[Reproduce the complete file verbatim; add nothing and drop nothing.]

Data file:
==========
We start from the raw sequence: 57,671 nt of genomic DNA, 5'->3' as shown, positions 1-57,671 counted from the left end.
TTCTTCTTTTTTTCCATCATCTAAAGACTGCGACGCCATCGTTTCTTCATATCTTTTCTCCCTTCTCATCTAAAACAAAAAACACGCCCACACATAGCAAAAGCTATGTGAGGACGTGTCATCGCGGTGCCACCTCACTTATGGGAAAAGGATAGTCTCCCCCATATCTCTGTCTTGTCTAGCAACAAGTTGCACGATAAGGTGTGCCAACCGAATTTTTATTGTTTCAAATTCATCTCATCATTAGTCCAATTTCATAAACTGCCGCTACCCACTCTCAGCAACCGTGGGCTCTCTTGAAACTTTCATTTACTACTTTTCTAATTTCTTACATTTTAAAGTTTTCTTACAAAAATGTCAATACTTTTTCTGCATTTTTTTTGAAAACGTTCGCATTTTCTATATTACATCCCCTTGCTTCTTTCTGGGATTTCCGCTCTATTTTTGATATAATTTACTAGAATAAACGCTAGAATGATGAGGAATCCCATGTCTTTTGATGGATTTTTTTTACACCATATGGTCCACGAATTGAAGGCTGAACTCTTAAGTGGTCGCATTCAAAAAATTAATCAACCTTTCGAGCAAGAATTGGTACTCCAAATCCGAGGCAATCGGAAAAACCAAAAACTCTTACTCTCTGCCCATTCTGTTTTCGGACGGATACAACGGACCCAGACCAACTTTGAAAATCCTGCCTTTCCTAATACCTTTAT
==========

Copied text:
We start from the raw sequence: 57,671 nt of genomic DNA, 5'->3' as shown, positions 1-57,671 counted from the left end.
TTCTTCTTTTTTTCCATCATCTAAAGACTGCGACGCCATCGTTTCTTCATATCTTTTCTCCCTTCTCATCTAAAACAAAAAACACGCCCACACATAGCAAAAGCTATGTGAGGACGTGTCATCGCGGTGCCACCTCACTTATGGGAAAAGGATAGTCTCCCCCATATCTCTGTCTTGTCTAGCAACAAGTTGCACGATAAGGTGTGCCAACCGAATTTTTATTGTTTCAAATTCATCTCATCATTAGTCCAATTTCATAAACTGCCGCTACCCACTCTCAGCAACCGTGGGCTCTCTTGAAACTTTCATTTACTACTTTTCTAATTTCTTACATTTTAAAGTTTTCTTACAAAAATGTCAATACTTTTTCTGCATTTTTTTTGAAAACGTTCGCATTTTCTATATTACATCCCCTTGCTTCTTTCTGGGATTTCCGCTCTATTTTTGATATAATTTACTAGAATAAACGCTAGAATGATGAGGAATCCCATGTCTTTTGATGGATTTTTTTTACACCATATGGTCCACGAATTGAAGGCTGAACTCTTAAGTGGTCGCATTCAAAAAATTAATCAACCTTTCGAGCAAGAATTGGTACTCCAAATCCGAGGCAATCGGAAAAACCAAAAACTCTTACTCTCTGCCCATTCTGTTTTCGGACGGATACAACGGACCCAGACCAACTTTGAAAATCCTGCCTTTCCTAATACCTTTAT